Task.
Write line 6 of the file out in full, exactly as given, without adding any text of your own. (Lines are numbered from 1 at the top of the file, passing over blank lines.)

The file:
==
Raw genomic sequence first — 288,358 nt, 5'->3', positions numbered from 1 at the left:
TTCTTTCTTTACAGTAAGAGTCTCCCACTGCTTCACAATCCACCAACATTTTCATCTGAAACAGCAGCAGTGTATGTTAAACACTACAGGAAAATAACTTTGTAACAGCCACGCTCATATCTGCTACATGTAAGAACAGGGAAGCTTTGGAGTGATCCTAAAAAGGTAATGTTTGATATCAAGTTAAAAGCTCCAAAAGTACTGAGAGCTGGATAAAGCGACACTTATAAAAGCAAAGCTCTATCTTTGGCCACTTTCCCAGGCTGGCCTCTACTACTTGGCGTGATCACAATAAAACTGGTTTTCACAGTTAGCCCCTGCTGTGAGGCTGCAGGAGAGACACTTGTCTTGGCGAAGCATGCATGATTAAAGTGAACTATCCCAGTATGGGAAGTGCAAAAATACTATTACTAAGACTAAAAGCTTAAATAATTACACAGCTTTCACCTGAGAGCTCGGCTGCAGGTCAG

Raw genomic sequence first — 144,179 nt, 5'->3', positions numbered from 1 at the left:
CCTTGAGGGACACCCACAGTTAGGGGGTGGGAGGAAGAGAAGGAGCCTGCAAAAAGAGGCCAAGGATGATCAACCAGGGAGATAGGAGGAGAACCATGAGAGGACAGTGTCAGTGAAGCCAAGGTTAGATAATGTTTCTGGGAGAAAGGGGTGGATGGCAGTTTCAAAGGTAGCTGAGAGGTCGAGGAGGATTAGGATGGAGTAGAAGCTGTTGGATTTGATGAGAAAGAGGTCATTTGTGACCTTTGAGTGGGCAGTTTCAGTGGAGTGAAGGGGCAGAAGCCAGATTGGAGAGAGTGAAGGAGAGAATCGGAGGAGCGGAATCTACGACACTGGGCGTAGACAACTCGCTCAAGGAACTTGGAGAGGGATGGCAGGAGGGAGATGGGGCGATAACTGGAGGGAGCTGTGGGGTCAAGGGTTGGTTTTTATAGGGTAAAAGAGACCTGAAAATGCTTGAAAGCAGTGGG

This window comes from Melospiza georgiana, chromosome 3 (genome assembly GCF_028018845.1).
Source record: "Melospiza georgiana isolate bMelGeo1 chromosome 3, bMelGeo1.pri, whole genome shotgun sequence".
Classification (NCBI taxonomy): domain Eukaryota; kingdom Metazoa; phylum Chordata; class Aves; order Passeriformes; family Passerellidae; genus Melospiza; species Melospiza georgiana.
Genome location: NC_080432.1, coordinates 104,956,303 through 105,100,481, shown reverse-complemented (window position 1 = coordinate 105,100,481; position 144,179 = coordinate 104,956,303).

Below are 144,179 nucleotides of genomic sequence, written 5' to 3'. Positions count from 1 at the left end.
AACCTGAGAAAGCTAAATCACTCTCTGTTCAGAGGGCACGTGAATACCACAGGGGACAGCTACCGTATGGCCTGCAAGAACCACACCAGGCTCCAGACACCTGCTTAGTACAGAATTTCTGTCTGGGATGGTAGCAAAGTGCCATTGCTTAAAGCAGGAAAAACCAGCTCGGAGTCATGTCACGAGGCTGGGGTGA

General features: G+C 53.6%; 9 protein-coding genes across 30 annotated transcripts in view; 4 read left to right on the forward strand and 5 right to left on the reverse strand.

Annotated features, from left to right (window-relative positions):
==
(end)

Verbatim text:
Source record: "Melospiza georgiana isolate bMelGeo1 chromosome 3, bMelGeo1.pri, whole genome shotgun sequence".